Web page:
USPS seeks to raise Forever stamp rate by 5 cents

U.S. Postal Service. Photo: Ellsworth Air Force Base/Tech. Sgt. Shanda L. De Anda

Oct. 11 (UPI) — The U.S. Postal Service plans to raise prices on postage stamps and other products beginning in January 2019, the agency announced Wednesday.

The price of a postage stamp for a 1-ounce letter, which currently costs 50 cents, will be raised to 55 cents. But the cost for additional ounces will go down from 21 cents to 15 cents.

Postage for domestic postcards will not change, staying at 35 cents. The current $1.15 cost per ounce for international letters also will stay the same.

On average Mailing Services product prices will go up by approximately 2.5 percent, while Priority Mail Express and Priority Mail will go up by 3.9 percent and 5.9 percent, respectively.

The proposed price changes will be reviewed by the Postal Regulatory Commission before taking effect.

If approved, the 5-cent increase for a 1-ounce letter stamp would be the largest single-year increase for a stamp in USPS history. The agency’s last biggest bump in price for a 1-ounce letter stamp was 4 cents in 1991, going from 25 cents to 29 cents.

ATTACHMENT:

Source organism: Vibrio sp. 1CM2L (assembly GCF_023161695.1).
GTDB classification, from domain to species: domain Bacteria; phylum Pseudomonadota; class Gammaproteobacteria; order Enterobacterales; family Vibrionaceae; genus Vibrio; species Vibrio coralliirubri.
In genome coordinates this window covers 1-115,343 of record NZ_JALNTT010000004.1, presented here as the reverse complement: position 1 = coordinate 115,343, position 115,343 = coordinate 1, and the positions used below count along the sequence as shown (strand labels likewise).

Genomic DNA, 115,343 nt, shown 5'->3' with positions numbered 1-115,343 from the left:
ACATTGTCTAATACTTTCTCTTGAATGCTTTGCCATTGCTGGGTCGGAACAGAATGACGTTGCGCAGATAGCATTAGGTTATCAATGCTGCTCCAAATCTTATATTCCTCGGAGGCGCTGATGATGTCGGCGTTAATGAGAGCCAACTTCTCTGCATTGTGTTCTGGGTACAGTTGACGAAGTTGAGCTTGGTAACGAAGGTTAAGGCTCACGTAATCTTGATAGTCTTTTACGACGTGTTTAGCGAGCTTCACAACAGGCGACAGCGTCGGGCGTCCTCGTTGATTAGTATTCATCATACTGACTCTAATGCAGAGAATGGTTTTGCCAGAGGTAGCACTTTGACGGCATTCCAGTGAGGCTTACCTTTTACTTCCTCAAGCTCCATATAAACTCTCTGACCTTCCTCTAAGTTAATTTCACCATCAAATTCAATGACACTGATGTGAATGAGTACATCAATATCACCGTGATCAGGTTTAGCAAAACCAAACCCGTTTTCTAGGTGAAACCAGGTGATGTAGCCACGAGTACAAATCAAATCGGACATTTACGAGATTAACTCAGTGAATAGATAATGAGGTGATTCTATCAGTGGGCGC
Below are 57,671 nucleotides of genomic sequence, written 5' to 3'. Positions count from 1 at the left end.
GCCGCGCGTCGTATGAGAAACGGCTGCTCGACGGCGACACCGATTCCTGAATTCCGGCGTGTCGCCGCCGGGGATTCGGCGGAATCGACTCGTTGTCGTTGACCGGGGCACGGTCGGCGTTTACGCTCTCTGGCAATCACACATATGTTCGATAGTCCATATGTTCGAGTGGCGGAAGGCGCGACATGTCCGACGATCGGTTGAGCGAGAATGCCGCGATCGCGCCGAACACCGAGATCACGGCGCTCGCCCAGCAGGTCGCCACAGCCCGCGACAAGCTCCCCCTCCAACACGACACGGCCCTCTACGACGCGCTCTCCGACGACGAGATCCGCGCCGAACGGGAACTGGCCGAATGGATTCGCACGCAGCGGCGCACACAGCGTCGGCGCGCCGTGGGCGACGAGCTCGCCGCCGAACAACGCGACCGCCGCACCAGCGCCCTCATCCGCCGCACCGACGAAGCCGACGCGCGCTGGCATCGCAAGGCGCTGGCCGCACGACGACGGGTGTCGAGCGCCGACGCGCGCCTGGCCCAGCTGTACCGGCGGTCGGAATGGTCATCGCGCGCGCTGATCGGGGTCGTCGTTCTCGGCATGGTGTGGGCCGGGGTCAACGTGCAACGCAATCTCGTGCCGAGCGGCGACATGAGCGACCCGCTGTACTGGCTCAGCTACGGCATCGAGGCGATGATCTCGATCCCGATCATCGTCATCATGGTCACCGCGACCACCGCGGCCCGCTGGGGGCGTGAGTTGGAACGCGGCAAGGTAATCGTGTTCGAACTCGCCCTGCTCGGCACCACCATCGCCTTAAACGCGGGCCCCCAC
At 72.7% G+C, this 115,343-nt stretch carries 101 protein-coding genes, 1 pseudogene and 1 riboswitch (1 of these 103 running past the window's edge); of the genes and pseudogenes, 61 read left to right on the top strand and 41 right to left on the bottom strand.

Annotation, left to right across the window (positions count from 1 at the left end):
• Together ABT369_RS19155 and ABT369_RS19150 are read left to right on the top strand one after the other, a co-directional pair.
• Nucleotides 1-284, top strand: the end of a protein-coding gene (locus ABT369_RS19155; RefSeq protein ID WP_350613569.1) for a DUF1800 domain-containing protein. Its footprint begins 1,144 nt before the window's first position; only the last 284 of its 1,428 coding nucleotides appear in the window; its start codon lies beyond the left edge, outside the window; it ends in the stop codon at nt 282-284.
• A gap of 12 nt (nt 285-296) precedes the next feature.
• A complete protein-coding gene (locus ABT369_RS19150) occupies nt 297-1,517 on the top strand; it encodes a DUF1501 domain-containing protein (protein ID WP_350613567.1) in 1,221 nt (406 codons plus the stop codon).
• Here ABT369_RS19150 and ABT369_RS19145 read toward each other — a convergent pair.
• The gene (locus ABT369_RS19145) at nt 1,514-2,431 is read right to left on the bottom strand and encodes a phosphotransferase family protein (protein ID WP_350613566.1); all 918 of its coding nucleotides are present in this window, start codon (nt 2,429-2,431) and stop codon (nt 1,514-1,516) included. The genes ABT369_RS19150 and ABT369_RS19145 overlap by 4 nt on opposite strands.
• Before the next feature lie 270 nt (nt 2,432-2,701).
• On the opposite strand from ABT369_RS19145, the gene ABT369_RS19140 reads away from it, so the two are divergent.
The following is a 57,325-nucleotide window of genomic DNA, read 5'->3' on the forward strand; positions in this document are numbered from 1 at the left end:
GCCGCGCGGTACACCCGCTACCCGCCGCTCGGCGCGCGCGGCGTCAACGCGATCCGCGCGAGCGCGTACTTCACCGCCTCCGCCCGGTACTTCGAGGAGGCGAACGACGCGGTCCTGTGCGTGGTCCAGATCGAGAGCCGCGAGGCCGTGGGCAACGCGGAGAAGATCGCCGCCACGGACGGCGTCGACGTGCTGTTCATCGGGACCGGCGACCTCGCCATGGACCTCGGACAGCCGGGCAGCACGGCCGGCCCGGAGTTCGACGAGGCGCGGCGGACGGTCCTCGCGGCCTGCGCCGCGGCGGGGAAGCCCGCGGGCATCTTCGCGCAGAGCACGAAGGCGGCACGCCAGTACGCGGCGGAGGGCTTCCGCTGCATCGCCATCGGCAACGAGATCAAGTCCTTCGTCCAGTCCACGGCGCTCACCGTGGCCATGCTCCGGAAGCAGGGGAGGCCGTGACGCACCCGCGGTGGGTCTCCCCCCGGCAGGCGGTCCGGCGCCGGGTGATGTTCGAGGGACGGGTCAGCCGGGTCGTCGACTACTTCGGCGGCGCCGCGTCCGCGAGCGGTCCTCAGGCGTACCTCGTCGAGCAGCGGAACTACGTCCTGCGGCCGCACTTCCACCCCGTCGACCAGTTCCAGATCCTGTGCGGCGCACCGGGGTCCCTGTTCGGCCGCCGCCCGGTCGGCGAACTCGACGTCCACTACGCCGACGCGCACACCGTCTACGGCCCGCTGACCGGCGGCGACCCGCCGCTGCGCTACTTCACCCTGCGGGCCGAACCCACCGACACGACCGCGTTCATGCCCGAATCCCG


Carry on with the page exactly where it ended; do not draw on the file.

The Governors of the Postal Service said the price increases are necessary to provide “needed revenue” to the agency, which does not receive tax dollars.

“The Postal Service has some of the lowest letter mail postage rates in the industrialized world and also continues to offer a great value in shipping,” the USPS said in a news release. “Unlike some other shippers, the Postal Service does not add surcharges for fuel, residential delivery, or regular Saturday or holiday season delivery.”

In August, the USPS posted third-quarter losses of $1.49 billion, even though revenue increased from $17.07 billion from $16.67 billion, MarketWatch reported.

Last year, the USPS reported its 11th straight year of financial losses, prompting Postmaster General Megan J. Brennan to call on the government to allow the agency more freedom to raise prices.

Without the ability to do so, “our financial results will continue to deteriorate and likely at an accelerated rate,” Brennan said at the time. “We cannot generate enough revenue or cut enough costs to pay all of our bills.”


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